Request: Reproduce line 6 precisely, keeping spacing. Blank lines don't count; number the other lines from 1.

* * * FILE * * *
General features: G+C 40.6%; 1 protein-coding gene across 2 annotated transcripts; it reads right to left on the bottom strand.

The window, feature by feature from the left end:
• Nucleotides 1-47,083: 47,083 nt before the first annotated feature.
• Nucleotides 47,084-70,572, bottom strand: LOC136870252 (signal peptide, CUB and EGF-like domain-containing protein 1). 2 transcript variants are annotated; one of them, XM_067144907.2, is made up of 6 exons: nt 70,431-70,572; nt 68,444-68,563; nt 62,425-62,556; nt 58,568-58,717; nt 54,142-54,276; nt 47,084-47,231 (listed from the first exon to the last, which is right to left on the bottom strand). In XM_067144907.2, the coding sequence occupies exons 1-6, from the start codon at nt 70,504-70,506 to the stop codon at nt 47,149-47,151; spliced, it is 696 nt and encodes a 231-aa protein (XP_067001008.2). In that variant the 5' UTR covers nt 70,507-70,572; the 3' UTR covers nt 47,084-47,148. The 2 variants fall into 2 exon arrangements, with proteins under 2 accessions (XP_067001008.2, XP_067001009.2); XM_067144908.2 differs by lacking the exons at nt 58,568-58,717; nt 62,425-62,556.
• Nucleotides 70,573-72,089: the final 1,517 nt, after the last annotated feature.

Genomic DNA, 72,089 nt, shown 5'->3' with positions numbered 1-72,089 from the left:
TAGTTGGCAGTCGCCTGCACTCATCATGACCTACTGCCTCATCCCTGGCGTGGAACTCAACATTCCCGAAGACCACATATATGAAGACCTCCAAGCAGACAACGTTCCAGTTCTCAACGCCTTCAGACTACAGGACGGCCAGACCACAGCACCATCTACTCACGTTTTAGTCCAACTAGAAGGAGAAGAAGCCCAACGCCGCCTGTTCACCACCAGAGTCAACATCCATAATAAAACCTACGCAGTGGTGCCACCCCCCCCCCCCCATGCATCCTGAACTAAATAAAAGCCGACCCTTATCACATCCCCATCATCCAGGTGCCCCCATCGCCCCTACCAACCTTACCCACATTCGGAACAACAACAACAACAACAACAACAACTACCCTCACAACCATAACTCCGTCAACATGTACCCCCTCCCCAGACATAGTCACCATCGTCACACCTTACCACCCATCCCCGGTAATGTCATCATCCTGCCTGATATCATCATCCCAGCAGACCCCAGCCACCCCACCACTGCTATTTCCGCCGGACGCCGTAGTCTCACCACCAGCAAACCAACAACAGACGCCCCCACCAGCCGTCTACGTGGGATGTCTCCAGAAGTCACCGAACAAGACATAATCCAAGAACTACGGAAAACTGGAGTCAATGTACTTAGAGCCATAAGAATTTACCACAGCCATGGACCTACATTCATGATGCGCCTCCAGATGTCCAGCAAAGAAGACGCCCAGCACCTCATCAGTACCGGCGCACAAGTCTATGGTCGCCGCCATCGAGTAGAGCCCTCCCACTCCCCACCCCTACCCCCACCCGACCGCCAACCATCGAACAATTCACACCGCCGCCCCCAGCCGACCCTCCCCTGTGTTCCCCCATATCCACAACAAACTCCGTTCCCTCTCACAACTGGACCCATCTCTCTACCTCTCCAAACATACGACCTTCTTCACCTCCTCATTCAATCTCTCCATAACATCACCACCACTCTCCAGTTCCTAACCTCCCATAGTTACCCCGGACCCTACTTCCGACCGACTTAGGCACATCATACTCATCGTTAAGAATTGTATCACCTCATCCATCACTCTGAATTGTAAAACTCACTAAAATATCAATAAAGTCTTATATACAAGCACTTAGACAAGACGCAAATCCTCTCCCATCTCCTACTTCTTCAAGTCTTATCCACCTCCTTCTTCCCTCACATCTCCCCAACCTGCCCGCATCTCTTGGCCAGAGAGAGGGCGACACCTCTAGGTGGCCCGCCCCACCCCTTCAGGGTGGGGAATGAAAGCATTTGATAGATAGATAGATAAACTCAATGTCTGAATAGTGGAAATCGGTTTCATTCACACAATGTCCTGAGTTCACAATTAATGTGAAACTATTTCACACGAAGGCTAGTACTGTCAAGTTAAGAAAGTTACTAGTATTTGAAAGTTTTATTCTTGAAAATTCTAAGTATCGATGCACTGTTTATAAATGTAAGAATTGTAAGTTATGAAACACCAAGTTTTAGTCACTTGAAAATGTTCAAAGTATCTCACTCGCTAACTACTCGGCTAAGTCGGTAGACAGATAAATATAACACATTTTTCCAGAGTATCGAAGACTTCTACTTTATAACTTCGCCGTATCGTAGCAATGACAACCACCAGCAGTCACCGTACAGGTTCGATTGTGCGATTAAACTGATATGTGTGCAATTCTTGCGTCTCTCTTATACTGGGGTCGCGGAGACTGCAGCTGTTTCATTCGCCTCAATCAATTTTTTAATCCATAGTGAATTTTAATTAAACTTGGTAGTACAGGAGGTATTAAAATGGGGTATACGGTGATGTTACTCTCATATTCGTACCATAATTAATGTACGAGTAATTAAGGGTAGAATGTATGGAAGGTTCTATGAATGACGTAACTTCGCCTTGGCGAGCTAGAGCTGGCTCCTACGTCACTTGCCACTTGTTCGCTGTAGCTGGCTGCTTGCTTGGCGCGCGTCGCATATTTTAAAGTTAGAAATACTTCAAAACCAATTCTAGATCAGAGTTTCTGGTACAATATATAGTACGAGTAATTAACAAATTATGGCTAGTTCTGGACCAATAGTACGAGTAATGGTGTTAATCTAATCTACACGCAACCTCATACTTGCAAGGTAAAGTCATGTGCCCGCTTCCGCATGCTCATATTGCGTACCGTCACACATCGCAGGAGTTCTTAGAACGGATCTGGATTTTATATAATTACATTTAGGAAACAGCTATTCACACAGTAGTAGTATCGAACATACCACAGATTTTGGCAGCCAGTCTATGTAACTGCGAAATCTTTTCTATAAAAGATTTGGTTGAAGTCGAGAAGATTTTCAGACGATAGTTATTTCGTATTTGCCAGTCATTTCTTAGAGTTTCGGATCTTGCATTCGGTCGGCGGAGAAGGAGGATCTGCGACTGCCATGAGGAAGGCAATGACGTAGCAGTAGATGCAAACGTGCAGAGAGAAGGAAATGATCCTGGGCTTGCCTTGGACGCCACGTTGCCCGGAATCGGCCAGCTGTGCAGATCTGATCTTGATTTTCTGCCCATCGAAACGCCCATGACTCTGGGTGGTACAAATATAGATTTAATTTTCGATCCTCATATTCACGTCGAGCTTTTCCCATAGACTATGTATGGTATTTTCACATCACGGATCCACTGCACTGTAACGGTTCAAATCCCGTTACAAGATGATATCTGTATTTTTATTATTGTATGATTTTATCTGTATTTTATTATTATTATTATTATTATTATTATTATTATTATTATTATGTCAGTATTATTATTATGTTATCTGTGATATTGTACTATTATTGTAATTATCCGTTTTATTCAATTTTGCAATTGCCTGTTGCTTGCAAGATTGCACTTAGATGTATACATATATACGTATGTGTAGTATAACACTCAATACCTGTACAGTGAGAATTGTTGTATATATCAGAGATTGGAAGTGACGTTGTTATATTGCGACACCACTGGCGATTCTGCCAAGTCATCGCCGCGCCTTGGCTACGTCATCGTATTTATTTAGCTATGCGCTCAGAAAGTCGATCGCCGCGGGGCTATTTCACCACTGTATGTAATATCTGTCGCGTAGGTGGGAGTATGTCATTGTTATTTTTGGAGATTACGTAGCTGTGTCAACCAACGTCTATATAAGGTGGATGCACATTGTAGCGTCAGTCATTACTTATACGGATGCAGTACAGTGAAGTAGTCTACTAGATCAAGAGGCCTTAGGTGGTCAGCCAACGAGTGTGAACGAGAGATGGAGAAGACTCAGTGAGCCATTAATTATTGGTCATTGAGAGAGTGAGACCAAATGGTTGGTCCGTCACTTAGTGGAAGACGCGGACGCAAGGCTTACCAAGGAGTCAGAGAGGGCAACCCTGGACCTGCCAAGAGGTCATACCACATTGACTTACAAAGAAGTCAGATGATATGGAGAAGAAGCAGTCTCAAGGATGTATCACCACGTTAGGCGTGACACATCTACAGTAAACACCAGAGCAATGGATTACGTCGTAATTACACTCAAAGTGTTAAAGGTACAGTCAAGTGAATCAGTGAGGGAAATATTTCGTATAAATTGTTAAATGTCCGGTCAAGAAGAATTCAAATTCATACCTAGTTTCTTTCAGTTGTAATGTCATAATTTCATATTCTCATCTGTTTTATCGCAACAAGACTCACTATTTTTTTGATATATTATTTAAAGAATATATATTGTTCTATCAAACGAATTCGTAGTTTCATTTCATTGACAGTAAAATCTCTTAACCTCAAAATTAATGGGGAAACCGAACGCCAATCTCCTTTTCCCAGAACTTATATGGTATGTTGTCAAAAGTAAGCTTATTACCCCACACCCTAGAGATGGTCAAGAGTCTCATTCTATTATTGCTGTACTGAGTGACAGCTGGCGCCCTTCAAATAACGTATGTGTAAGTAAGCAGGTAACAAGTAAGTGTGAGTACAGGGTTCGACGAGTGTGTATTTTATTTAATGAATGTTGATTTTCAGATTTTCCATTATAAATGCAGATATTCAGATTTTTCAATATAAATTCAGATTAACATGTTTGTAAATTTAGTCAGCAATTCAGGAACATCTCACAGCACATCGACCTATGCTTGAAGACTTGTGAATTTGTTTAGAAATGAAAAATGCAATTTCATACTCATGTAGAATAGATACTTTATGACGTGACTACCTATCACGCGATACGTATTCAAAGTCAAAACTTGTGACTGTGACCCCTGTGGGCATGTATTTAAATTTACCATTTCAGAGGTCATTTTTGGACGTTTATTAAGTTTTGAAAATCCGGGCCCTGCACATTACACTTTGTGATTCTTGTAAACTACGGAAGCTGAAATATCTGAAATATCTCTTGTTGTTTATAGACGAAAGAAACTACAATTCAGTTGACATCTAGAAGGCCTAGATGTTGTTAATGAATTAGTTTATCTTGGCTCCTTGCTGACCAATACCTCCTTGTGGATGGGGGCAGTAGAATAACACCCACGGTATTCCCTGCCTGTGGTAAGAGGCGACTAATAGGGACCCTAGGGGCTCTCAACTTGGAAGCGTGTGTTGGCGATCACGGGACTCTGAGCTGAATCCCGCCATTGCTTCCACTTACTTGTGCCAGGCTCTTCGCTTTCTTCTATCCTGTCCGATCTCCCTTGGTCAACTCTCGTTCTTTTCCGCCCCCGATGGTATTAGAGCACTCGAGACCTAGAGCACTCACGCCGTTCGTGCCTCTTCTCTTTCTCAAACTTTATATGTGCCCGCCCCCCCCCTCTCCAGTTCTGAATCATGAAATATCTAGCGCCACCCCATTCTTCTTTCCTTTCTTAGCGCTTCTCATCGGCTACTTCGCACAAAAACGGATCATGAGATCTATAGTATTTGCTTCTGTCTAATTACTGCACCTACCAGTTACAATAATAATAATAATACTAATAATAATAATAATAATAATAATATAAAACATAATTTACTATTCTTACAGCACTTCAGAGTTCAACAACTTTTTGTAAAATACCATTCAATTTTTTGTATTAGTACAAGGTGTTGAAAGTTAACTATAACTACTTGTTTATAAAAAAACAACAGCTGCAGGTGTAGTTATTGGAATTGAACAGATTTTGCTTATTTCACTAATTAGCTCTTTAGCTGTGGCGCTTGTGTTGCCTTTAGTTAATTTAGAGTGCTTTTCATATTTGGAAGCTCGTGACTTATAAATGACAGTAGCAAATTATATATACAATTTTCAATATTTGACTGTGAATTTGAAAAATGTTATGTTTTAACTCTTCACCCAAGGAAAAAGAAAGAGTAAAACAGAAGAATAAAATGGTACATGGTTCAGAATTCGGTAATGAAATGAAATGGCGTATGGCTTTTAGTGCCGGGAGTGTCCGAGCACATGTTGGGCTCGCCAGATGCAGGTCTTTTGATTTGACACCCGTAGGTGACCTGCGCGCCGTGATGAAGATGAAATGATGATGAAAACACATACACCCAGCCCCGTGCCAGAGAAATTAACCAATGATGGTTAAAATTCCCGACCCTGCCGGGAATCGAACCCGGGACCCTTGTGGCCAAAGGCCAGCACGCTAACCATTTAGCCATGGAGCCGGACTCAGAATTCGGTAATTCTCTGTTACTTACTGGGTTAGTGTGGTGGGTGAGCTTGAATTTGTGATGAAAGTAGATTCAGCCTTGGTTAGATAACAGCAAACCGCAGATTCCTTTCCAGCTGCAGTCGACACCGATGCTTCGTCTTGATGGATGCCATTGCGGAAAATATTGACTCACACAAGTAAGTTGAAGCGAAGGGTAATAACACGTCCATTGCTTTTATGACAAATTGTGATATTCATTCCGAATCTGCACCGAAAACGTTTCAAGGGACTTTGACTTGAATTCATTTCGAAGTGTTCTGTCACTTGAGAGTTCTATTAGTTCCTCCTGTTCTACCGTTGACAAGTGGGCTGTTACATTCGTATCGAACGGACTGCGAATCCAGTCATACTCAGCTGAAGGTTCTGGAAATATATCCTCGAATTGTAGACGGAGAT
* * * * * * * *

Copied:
Genomic DNA, 72,089 nt, shown 5'->3' with positions numbered 1-72,089 from the left: